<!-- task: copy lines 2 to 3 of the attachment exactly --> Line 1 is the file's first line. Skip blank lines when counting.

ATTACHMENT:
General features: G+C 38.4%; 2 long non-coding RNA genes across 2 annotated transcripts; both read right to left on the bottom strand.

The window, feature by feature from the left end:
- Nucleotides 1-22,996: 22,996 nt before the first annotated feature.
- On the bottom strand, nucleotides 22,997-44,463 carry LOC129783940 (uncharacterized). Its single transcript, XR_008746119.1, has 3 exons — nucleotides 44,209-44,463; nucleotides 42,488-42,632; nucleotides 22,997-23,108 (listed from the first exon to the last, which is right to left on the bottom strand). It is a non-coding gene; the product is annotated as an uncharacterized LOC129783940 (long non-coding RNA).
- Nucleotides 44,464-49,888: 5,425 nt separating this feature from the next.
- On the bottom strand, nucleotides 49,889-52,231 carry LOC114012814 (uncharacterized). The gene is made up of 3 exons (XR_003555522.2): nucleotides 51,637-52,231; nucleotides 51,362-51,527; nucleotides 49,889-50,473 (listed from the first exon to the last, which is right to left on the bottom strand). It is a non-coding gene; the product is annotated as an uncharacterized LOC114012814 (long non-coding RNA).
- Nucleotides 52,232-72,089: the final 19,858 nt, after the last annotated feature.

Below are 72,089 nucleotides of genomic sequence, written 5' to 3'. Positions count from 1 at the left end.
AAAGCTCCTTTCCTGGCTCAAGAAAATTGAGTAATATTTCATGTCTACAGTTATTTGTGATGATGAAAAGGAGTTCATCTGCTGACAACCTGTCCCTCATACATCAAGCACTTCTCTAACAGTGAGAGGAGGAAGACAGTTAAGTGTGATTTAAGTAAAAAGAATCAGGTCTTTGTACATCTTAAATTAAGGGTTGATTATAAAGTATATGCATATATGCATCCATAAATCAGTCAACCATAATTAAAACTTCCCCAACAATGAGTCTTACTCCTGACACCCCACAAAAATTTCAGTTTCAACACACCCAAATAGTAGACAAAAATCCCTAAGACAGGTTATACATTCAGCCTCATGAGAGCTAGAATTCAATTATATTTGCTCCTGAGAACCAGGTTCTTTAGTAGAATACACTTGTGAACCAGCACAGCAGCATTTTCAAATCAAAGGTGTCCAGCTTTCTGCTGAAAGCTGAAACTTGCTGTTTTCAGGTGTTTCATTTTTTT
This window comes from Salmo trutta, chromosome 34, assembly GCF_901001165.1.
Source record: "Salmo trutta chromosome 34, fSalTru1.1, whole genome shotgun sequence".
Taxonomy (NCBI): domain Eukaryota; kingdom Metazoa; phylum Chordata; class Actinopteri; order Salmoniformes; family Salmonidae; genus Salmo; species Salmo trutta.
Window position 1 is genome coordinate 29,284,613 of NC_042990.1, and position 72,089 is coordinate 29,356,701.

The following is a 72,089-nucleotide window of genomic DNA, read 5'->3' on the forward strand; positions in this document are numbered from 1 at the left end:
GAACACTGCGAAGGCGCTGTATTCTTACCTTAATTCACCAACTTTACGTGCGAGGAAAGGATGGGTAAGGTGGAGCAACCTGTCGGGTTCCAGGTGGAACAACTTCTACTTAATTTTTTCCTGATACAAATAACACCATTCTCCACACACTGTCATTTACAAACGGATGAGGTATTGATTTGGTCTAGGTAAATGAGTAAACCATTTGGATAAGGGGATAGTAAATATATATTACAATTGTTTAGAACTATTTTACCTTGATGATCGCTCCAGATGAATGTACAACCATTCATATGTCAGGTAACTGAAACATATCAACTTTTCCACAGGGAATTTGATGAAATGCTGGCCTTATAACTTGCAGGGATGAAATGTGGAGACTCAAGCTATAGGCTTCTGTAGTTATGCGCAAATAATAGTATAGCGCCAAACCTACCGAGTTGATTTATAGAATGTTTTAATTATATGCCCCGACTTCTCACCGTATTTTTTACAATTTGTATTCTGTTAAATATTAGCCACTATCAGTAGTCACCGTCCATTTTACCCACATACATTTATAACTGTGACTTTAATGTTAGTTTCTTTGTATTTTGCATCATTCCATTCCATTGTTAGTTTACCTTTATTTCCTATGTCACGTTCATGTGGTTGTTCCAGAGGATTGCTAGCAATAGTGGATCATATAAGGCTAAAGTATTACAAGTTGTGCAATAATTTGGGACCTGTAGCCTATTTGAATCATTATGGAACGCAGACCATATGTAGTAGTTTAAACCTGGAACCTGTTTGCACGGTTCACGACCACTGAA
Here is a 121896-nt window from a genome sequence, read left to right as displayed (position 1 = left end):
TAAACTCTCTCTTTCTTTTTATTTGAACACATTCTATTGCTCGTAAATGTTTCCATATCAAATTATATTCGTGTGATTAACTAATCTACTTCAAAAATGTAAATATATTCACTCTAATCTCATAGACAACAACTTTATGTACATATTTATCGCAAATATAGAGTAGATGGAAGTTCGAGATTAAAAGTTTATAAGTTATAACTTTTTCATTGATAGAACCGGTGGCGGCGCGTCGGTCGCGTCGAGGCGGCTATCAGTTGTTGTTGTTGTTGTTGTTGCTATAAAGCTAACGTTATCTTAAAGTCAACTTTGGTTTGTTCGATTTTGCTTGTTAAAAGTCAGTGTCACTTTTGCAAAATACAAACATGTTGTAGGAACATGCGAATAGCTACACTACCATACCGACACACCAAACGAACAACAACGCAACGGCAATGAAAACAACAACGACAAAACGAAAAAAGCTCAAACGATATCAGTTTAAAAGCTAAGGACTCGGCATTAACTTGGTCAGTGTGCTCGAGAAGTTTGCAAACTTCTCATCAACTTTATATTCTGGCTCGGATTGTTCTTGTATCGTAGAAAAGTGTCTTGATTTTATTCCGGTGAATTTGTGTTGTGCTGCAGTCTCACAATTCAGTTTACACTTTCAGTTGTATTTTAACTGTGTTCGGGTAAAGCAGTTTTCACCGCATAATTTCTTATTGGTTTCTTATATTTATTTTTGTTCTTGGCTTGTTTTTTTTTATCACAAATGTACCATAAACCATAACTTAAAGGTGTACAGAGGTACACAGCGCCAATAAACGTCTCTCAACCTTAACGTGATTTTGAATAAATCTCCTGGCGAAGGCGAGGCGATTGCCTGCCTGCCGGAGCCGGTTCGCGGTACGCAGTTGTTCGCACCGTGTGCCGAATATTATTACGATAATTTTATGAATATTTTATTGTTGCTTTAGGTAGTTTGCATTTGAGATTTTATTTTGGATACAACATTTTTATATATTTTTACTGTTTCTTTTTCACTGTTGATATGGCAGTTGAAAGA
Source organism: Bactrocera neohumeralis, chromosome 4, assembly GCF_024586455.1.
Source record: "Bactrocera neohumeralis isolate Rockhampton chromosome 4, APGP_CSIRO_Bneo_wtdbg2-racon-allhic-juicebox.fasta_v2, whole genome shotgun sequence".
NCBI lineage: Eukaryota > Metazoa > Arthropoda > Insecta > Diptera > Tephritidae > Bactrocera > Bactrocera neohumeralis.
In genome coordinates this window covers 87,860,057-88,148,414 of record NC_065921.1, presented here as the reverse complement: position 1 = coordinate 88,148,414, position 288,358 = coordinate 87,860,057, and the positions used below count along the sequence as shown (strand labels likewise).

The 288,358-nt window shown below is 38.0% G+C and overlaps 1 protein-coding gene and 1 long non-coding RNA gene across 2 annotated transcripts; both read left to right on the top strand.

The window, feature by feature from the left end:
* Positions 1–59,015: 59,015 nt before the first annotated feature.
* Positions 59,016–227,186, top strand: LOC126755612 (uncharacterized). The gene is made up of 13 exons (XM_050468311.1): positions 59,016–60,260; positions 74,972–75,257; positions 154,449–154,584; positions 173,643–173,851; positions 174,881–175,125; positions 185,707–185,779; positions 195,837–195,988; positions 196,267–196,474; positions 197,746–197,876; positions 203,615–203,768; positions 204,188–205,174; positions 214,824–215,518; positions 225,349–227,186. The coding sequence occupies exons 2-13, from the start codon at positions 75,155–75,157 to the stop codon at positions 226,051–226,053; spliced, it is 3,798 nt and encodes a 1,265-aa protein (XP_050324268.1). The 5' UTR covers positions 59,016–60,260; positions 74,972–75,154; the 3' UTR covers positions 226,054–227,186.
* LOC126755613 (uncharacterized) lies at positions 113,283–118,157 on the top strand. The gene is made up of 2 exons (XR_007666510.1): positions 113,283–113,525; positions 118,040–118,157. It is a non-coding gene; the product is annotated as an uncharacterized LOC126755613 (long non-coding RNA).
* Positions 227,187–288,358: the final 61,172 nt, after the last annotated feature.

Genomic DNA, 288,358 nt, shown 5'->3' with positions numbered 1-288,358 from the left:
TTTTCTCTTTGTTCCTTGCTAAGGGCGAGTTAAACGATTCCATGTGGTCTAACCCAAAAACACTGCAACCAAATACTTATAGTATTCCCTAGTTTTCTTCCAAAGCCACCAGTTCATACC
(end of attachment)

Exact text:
The window, feature by feature from the left end:
- Nucleotides 1-22,996: 22,996 nt before the first annotated feature.